by Steven Herrick
Published by Allen & Unwin
276 pages, 2007
Chapter and Verse
Reviewed by Sue Bursztynski
There are a number of writers of verse novels in Australia, both for adults and for young readers. It’s probably one of the few ways a poet can be published professionally, by a major company, instead of having to self-publish. Gone are the days when readers would go to the bookshop for the newest volume of verse by their favorite poet, so poets usually publish on a small scale and sell their works privately.
Verse novels are good, at school level, for encouraging reluctant readers. Each “chapter” need only take a page or two and a lot of meaning can be conveyed in a few words. You can tell the story from the viewpoint of several different characters in a way that just wouldn’t work in prose, and get into the minds of each of them with the minimum of description and detail.
You have to be good at it, though; if you aren’t capable of telling a story with some depth, you might as well not bother trying a book in verse. Margaret Wild, best-known in Australia as the author of a number of very good picture books, has, in recent years, written some first-rate young adult verse novels, probably helped by her skill in telling the maximum story in the minimum of words.
The most prolific author in the field, though, is Steven Herrick. Herrick has been telling stories in verse for young readers, from children to young adults, for many years, in between visiting schools as a performance poet.
In recent years, his books have changed from the gentle quirkiness of Love, Ghosts and Nose Hairs and The Simple Gift and the humour of his junior titles to the grimness of Lonesome Howl and the current title. The novels, whatever their style and whatever their storylines, are generally about family, but the family problems are different from book to book. Jack in Love, Ghosts and Nose Hairs, speaks to the ghost of his mother, whom he misses, while he watches his father gradually form a relationship with his teacher. The hero of The Simple Gift is also the son of a widowed father, but leaves home without regret and forms another family relationship elsewhere. In Lonesome Howl, there was an abusive father. In Cold Skin we come across more family problems, but they are different again.
Most of Herrick’s novels are set in modern Australia. Cold Skin takes us back to the 1940s. In the regional mining town of Burruga, shortly after World War II, teenage boy Eddie Holding lives with his parents and his brother Larry in a shabby cabin built hastily by the family after they were evicted from their old home on the grandmother's death. They are considered the town’s “trash.”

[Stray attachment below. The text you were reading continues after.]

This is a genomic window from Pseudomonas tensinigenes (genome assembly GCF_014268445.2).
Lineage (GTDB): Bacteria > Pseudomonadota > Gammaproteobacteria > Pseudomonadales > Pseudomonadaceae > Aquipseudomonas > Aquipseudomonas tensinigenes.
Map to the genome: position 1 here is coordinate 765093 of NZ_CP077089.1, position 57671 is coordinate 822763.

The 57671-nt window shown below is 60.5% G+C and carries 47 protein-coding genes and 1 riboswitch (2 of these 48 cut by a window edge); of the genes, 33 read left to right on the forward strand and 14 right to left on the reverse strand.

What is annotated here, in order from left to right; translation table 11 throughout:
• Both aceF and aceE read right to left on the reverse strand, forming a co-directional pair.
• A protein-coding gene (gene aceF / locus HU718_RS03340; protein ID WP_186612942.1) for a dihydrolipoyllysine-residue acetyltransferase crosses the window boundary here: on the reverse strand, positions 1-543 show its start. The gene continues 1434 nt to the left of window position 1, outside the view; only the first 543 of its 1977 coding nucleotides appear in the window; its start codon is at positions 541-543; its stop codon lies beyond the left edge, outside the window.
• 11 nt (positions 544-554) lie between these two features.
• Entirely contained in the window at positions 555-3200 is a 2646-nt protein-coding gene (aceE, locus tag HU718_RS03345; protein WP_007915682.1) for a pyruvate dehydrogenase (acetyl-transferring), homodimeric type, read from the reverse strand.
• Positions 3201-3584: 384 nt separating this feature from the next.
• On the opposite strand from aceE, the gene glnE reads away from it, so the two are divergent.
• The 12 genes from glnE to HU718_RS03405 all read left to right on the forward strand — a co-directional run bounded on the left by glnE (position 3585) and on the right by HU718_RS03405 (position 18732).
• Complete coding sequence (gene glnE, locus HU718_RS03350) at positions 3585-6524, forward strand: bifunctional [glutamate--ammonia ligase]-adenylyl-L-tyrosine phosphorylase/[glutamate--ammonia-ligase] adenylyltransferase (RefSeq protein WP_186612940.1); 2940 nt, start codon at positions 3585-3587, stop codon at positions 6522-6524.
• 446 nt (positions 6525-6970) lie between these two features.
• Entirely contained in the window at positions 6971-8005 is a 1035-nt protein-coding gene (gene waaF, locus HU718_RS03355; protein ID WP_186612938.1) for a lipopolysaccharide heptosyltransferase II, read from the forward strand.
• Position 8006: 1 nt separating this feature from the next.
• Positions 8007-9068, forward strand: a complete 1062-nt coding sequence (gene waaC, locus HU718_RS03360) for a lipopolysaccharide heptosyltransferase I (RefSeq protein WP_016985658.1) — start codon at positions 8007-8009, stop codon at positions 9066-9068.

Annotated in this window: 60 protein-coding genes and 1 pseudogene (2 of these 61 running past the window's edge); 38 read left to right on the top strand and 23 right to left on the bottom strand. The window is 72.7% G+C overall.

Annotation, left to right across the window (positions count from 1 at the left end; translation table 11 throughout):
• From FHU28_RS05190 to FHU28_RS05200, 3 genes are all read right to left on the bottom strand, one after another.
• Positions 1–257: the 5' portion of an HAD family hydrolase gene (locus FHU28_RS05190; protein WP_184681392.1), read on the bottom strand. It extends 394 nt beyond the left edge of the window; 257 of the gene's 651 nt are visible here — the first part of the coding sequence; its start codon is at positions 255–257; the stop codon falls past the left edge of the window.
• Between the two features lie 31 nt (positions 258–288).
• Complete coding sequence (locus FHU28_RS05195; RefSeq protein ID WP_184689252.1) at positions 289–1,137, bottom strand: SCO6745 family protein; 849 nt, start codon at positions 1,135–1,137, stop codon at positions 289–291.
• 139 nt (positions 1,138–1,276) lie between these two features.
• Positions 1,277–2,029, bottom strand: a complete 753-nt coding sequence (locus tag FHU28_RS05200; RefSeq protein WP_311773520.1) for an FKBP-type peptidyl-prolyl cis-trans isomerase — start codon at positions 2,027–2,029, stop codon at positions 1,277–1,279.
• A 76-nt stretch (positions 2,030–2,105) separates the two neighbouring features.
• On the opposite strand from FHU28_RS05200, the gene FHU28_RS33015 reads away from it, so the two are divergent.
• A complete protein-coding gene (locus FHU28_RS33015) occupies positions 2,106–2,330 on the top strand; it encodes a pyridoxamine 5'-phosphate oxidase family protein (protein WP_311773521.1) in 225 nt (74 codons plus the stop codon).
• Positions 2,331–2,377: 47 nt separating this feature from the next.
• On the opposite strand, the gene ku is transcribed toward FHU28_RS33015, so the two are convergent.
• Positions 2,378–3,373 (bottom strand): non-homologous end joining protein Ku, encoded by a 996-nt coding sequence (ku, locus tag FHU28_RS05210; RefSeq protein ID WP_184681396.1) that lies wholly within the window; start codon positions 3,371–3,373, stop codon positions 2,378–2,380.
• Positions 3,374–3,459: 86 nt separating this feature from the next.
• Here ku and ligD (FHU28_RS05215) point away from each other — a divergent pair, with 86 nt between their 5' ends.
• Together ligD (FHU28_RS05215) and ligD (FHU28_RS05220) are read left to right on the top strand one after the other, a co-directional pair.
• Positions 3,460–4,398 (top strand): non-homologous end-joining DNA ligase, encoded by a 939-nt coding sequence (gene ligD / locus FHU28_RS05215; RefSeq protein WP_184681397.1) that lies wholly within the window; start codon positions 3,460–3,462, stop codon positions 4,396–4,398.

The father had returned from the war more stressed by the fact that he wasn’t allowed to fight than by the war itself; he considers himself a coward. He refuses to go down the mine and so has the low-status job of a farmhand. Eddie would like to leave school and work in the mine, but his father, Albert, won’t let him do that. Eddie’s brother, Larry, is planning to work hard at school until he can leave and get a good job somewhere other than Burruga, but meanwhile is spending a lot of time getting drunk on stolen beer and leering lustfully at Colleen, a schoolmate. Colleen is a bright girl, but her beauty gets her a lot of unwelcome attention from many of the town’s males.
When Colleen’s body is found near the river late one night, by the town’s sole policeman, he has to try to decide who is the murderer. Is it Larry Holding, who was seen drunk and having a go at Colleen and some friends the same night? Perhaps it’s the town’s mayor, who was also drunk on the night of the murder? Is it Mr. Butcher, the incompetent school teacher who hates his job and goes into town weekly to use prostitutes because he can’t get any girls in Burruga? What about Mr. Holding?
Eddie has his own ideas about who the murderer is, but what he finds out is totally unexpected -- and will make a great difference to his life.
Cold Skin is sad and deeply moving, but could not have been told in prose. Like Herrick’s other books, it packs the maximum punch with the minimum number of words. Though set a long time ago, it discusses issues to which teenagers can always relate. It should appeal to young adults who are reluctant readers and there is enough meat in it for class discussion. Well worth checking out. | November 2007
Sue Bursztynski is the author of several children's books, including the CBC Notable Book Potions To Pulsars: Women Doing Science and Your Cat Could Be A Spy. Her fiction has been published in various SF magazines. She publishes two blogs, a general one at http://greatraven.blogspot.com and a review/SF blog at http://suebursztynski.blogspot.com. She lives in Australia.